Baaoeno Tinuktok

Now, here’s the plot twist in our Bicolano culinary saga! You see, when it comes to Bicol, coconut milk and chilies are the rockstars of the kitchen. I mean, we practically have coconut milk running through our veins, right? From Laing to Bicol Express, Bicolanos just can’t get enough of that creamy goodness and fiery kick.

But guess what? Tinuktok breaks all the rules. It’s the rebel, the maverick, the dish that struts into the Bicolano food scene like it owns the place – sans coconut milk and minus the spicy dance of chilies! Can you believe it?

Now, mind you, I grew up surrounded by the tantalizing aroma of coconut-based dishes. Sinigang without gabi? Unheard of! But Tinuktok? It’s the black sheep of this culinary family – in the best way possible. A dish made with finely chopped fresh catch fish of the day, shrimp rolled into balls and simply boiled in water together with the other ingredients like ginger, onions, fish sauce, leafy vegetables, It is brightened by libas leaves for the sour flavour but if this is not readily accessible to you, calamansi or lemon juice is also an alternative.

Funny thing is, most of my seasoned Bicolano relatives, the experts in coconut and chili magic, never let me in on this secret. It was like Tinuktok was this hidden gem, waiting for the perfect moment to surprise my taste buds. And surprise, it did!

But wait, there’s more! There’s another version of Tinuktok in Bicol, and it’s like the distant more popular cousin of the Baaoeno Tinuktok. Picture this – minced fish, shrimp, crab meat and/or young coconut meat wrapped in gabi leaves, taking a luxurious coconut milk bath. Yep, that’s the other Tinuktok! It’s like the Yin to Baaoeno Tinuktok’s Yang.

Two Tinuktoks, two tales, one Bicol. Life is full of surprises, especially on a Bicolano dining table!

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Baaoeno Tinuktok

5 Stars 4 Stars 3 Stars 2 Stars 1 Star 4 from 2 reviews
  • Author: Raymund
  • Prep Time: 25 mins
  • Cook Time: 25 mins
  • Total Time: 50 mins
  • Yield: 6 1x
  • Category: Main Course
  • Cuisine: Filipino


Discover Baaoeno Tinuktok, a unique Bicolano soup born during wartime, blending minced fish balls with libas leaves for an authentic flavour burst!



Units Scale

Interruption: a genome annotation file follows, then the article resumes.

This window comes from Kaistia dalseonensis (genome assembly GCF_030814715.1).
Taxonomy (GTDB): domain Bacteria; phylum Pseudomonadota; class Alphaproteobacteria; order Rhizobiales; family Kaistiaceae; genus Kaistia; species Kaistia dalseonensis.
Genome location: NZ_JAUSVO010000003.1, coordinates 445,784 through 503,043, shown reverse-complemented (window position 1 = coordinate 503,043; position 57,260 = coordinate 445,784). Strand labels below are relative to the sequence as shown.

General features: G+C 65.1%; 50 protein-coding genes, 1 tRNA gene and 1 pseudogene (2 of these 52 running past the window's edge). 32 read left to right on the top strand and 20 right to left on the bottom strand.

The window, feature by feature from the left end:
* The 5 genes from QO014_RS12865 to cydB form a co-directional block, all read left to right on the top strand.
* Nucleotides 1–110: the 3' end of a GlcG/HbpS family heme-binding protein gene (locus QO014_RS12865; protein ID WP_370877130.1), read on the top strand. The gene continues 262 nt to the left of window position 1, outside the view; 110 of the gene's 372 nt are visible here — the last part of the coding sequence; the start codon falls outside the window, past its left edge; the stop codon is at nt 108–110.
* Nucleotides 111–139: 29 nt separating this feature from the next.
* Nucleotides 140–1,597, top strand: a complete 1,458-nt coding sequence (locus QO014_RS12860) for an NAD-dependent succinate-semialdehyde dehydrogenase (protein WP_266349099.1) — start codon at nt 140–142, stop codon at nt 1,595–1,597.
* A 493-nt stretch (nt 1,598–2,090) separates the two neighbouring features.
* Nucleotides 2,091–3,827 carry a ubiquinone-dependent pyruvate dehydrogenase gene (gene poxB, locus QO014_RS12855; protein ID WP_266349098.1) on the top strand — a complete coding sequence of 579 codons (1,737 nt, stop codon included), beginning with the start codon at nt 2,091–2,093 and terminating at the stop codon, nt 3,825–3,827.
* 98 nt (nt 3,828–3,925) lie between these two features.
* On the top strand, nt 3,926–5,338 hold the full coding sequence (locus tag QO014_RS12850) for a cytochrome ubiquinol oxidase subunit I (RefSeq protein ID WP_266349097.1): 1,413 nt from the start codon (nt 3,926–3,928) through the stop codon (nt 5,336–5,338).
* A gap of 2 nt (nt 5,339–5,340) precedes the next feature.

• 700 g any white fleshy fish fillet (snapper, grouper, cod, monkfish)
  • 300 g shelled prawns
  • 2 tbsp cornstarch
  • 2 shallots, chopped
  • 2 stalks lemongrass, chopped, white parts only
  • 1 tbsp ginger, minced


  • 1 small young papaya, chopped
  • 1 onion, chopped
  • 1 bunch kangkong leaves, trimmed
  • 4 cups water
  • 1/2 cup calamansi or lemon juice (adjust to the sourness you prefer)
  • red chillies, chopped (optional)
  • fish sauce
  • ground white pepper


  1. In a food processor, combine all fishballs ingredient, gently pulse until the fish and prawns are minced but not paste-like in consistency.
  2. Make the fishballs by scooping a large spoonful of the mixture and forming them into balls. Set aside and repeat the process until all the mixture is used.
  3. In a pot, bring 4 cups of water to a gentle boil.
  4. Add chopped onions and young papaya to the boiling water, letting them simmer until the papaya is tender.
  5. Once the papaya is cooked, gently drop in the fishballs into the pot.
  6. Season the soup with fish sauce according to your taste preference.
  7. Add white pepper, pour in the calamansi or lemon juice.
  8. Toss in kangkong leaves and if you like it spicy, throw in some chopped red chilies.
  9. Simmer for a few more minutes until the fishballs are thoroughly cooked.


7 Responses

  1. Eha Carr says:

    Very simple comment – have read the recipe, have never prepared anything quite similar> cannot wait!

  2. Used to eat fish balls weekly…my mom would make a soup with winter melon. But we usually got them from the fish market. Can’t wait to try your fish ball recipe.

  3. Great post! Very interesting dish!

  4. I really enjoy fish balls — have had them in Morocco, Italy, and France. I love the flavors in these and the preparation is so simple. And did I mention healthy? The only thing I probably cannot get here is the kangkong, and it seems like a mustardy green would work well instead.

  5. Neil says:

    Love the great big chunks of white fish in this soup. I would probably use Cod seeing as it’s easy enough for me to get. Yum!

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